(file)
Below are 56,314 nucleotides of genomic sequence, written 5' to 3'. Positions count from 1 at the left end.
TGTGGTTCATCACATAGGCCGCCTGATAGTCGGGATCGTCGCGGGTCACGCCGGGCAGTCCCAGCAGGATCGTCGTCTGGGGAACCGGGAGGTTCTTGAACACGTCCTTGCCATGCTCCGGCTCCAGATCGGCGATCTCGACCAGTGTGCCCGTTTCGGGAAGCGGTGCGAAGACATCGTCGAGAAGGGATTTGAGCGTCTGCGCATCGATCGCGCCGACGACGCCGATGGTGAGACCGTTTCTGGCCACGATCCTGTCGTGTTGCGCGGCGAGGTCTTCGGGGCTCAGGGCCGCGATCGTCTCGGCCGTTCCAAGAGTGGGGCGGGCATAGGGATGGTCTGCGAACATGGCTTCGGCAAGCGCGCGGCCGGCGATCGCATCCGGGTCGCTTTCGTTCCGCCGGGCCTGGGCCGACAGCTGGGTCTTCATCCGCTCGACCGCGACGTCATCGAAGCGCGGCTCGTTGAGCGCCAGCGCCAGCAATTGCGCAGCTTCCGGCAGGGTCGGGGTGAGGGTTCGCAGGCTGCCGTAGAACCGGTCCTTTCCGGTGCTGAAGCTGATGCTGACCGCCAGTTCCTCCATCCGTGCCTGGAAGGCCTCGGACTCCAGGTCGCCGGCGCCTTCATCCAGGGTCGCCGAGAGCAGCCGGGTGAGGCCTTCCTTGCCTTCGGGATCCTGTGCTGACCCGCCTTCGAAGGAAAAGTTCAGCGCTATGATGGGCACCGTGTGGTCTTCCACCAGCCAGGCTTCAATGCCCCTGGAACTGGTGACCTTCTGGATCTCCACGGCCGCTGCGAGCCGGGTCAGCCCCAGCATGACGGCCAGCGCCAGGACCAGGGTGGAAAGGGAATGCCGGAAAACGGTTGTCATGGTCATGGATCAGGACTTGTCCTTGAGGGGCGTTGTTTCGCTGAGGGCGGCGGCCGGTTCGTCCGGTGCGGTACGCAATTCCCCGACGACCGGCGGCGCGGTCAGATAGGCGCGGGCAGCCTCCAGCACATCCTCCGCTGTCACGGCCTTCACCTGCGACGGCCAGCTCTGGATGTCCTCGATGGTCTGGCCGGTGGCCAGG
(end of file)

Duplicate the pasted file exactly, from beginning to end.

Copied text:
Below are 56,314 nucleotides of genomic sequence, written 5' to 3'. Positions count from 1 at the left end.
TGTGGTTCATCACATAGGCCGCCTGATAGTCGGGATCGTCGCGGGTCACGCCGGGCAGTCCCAGCAGGATCGTCGTCTGGGGAACCGGGAGGTTCTTGAACACGTCCTTGCCATGCTCCGGCTCCAGATCGGCGATCTCGACCAGTGTGCCCGTTTCGGGAAGCGGTGCGAAGACATCGTCGAGAAGGGATTTGAGCGTCTGCGCATCGATCGCGCCGACGACGCCGATGGTGAGACCGTTTCTGGCCACGATCCTGTCGTGTTGCGCGGCGAGGTCTTCGGGGCTCAGGGCCGCGATCGTCTCGGCCGTTCCAAGAGTGGGGCGGGCATAGGGATGGTCTGCGAACATGGCTTCGGCAAGCGCGCGGCCGGCGATCGCATCCGGGTCGCTTTCGTTCCGCCGGGCCTGGGCCGACAGCTGGGTCTTCATCCGCTCGACCGCGACGTCATCGAAGCGCGGCTCGTTGAGCGCCAGCGCCAGCAATTGCGCAGCTTCCGGCAGGGTCGGGGTGAGGGTTCGCAGGCTGCCGTAGAACCGGTCCTTTCCGGTGCTGAAGCTGATGCTGACCGCCAGTTCCTCCATCCGTGCCTGGAAGGCCTCGGACTCCAGGTCGCCGGCGCCTTCATCCAGGGTCGCCGAGAGCAGCCGGGTGAGGCCTTCCTTGCCTTCGGGATCCTGTGCTGACCCGCCTTCGAAGGAAAAGTTCAGCGCTATGATGGGCACCGTGTGGTCTTCCACCAGCCAGGCTTCAATGCCCCTGGAACTGGTGACCTTCTGGATCTCCACGGCCGCTGCGAGCCGGGTCAGCCCCAGCATGACGGCCAGCGCCAGGACCAGGGTGGAAAGGGAATGCCGGAAAACGGTTGTCATGGTCATGGATCAGGACTTGTCCTTGAGGGGCGTTGTTTCGCTGAGGGCGGCGGCCGGTTCGTCCGGTGCGGTACGCAATTCCCCGACGACCGGCGGCGCGGTCAGATAGGCGCGGGCAGCCTCCAGCACATCCTCCGCTGTCACGGCCTTCACCTGCGACGGCCAGCTCTGGATGTCCTCGATGGTCTGGCCGGTGGCCAGG